CALGARY — According to the 2012 Manning Barometer, the vast majority of people — some 88 per cent of those surveyed — would rather see government act as a facilitator, not a direct problem solver.
Even in socially democratic Canada, the report suggests, people are moving away from the idea of government doing it "for us" toward government helping us "do it ourselves." As more governments become financially unstable, this trend is not a surprise.
The lack of confidence in government, however, is balanced by growing confidence in non-government organizations to take on a larger role. According to a global survey, more people trust NGOs to do what is right relative to business, the media, and government, in that order.
This is not to say that people want government to abdicate legitimate responsibilities. But they are more open to embracing the idea of having NGOs, social enterprises, for-profit companies, faith groups, and communities perform a bigger role than they’ve traditionally done.
One of the more recent attempts at this new role — the UK’s Big Society — has not been particularly successful. Paul Twivy, its one-time CEO, has said that the initiative was perceived as merely "a figleaf for the shrinking state and spending cuts."
Driven by a political party, the program was naturally divisive. Even the term "big" made it beyond the reach of the very individuals it was designed to empower.
Twivy has now initiated Your Square Mile, a grassroots movement that engages people in changing their local neighbourhoods using their own know-how and wisdom, rather than imposed, top-down solutions. Your Square Mile identified 16 of the highest needs neighbourhoods in the UK and is working with local leaders to help turn them around. Twivy admits that almost half of the 90 projects initiated under Your Square Mile failed immediately because of the lack of confidence of the leaders who had stepped forward; not lack of confidence in the leaders; but lack of confidence of the leaders.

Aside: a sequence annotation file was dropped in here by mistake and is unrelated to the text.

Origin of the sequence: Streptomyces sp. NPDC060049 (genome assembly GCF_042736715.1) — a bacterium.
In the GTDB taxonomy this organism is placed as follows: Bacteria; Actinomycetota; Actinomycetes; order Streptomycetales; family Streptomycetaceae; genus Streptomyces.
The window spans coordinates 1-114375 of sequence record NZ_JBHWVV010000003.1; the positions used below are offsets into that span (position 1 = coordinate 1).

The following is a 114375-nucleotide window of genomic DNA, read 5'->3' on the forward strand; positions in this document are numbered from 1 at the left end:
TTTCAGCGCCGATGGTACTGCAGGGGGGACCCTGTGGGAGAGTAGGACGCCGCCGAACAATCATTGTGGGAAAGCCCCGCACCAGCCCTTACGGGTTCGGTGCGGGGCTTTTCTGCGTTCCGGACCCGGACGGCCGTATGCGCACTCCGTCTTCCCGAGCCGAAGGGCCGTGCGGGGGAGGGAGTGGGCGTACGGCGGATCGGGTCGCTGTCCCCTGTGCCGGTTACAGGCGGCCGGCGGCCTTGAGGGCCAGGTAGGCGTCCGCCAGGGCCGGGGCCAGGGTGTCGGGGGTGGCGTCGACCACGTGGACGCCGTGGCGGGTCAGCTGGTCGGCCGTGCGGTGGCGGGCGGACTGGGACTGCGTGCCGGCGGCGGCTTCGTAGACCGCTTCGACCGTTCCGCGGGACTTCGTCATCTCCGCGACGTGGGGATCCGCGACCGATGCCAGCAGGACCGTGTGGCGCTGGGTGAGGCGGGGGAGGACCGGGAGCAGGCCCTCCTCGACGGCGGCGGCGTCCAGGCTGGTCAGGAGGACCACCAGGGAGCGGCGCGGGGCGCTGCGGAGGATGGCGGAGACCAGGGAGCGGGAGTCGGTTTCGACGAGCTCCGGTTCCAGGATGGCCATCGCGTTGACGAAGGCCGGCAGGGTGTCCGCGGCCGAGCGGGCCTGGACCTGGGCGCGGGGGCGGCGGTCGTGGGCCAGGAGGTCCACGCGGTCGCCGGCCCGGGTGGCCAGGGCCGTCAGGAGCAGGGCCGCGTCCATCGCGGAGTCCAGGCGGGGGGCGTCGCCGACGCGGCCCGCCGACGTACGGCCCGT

I conclude from Twivy’s comments that the reins of leadership cannot be handed down. Devolution of power opens the door to charges of abdication of responsibility and makes governments politically vulnerable. Instead, the reins of leadership need to be taken. Here are three ways both donors and receivers can become more confident in leading social change:
First is to focus. Whether you’re an individual, company, foundation, think about making change on an issue on which you can lever your skills and network to make a substantial impact. Donors without focus are almost guaranteed to have no impact. See yourself as a problem solver, not just a cheque-writer. Likewise, social agencies need to avoid mission creep and focus on what they uniquely do best.
Second, develop a strong brand. Understanding your personal or organizational DNA will help you stand out from the crowd, and give you confidence to move forward boldly. One Calgary agency whose budget has doubled twice over the last five years gives branding credit for its impressive growth. "A big part of the reason [for our growth] is how we understand ourselves. We’re more confident about our strengths and the magic of what we do." This advice extends to philanthropists who are uncomfortable with self-promotion. The key is to celebrate successful outcomes, and the role of both grantees and grantors in the process.
Third, organize. The authors of Getting To Maybe point out that extraordinary leaders harness the forces around them, rather than single-handedly setting those forces in motion. There is a certain boldness to collaboration that gives it credibility and attracts support. Organization is a power lever that builds organizational confidence, provides a bigger public presence, and the potential for greater impact. One of the reasons collaboratives are bolder is that they have a bigger mission to accomplish than any partner could achieve alone.
Joni Avram (causeeffect.ca) helps donors, businesses, and non-profit enterprises gain credibility, build influence, and grow support through effective marketing and engagement strategies. Her expertise has helped generate millions for philanthropic initiatives, focused on effective collaboration, blended value, and social outcomes. She will be writing regularly on philanthropic issues.